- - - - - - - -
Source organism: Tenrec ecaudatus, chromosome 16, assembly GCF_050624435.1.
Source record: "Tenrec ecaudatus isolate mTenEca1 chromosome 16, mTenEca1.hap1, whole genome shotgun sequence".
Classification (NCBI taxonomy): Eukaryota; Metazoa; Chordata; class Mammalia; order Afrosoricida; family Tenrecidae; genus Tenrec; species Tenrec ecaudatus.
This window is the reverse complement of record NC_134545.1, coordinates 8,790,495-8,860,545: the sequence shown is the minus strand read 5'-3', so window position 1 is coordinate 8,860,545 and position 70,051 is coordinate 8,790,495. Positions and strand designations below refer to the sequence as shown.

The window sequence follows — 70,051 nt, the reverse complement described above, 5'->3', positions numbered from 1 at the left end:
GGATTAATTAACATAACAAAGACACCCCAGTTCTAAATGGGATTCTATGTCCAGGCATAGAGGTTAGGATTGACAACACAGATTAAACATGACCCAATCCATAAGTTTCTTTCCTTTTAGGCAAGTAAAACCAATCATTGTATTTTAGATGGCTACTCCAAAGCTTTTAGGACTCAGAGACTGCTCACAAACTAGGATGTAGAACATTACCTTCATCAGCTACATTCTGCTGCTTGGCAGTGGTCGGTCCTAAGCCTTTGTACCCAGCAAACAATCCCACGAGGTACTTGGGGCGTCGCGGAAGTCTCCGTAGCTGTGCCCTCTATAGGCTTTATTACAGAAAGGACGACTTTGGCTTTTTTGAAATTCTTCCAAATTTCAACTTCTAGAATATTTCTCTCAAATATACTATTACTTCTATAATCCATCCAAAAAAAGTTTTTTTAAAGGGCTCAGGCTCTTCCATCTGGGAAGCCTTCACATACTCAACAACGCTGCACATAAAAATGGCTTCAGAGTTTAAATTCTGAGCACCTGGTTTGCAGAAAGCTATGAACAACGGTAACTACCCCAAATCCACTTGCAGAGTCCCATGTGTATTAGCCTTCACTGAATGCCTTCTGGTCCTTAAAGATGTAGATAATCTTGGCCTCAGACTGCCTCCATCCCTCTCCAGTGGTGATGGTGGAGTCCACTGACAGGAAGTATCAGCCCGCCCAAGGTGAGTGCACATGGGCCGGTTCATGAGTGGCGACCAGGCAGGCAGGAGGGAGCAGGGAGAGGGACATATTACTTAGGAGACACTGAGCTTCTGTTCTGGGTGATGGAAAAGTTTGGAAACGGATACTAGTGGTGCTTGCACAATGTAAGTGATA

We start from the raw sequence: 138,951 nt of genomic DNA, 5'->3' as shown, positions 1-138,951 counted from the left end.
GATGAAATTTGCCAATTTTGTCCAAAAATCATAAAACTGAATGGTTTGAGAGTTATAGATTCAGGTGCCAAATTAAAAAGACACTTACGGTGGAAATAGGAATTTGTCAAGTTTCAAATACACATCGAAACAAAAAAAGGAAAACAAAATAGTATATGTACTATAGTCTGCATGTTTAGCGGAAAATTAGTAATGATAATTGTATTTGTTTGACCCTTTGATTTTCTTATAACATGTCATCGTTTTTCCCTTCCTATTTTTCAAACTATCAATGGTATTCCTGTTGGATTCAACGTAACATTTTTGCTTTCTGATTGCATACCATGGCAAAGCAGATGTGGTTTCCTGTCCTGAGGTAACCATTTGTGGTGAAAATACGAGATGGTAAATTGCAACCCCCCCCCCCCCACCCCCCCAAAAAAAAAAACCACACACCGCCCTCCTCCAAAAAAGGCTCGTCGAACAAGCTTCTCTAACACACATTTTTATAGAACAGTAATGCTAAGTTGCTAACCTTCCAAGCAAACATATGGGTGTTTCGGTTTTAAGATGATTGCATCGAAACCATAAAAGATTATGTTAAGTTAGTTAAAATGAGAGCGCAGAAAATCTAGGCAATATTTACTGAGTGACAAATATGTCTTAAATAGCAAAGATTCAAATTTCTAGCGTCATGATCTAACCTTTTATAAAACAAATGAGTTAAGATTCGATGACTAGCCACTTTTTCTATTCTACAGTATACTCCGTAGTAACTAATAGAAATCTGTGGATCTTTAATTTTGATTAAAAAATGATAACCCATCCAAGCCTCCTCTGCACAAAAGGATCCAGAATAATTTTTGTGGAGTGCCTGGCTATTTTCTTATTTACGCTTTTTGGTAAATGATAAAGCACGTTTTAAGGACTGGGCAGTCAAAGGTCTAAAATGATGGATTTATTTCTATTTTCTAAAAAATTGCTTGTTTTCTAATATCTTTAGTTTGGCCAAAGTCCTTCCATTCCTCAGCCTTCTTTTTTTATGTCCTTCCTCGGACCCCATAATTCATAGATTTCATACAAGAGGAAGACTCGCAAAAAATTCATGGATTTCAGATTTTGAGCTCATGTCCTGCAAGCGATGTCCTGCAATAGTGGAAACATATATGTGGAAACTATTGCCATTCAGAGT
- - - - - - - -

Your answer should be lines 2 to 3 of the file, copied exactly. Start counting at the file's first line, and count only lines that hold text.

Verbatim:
Source record: "Tenrec ecaudatus isolate mTenEca1 chromosome 16, mTenEca1.hap1, whole genome shotgun sequence".
Classification (NCBI taxonomy): Eukaryota; Metazoa; Chordata; class Mammalia; order Afrosoricida; family Tenrecidae; genus Tenrec; species Tenrec ecaudatus.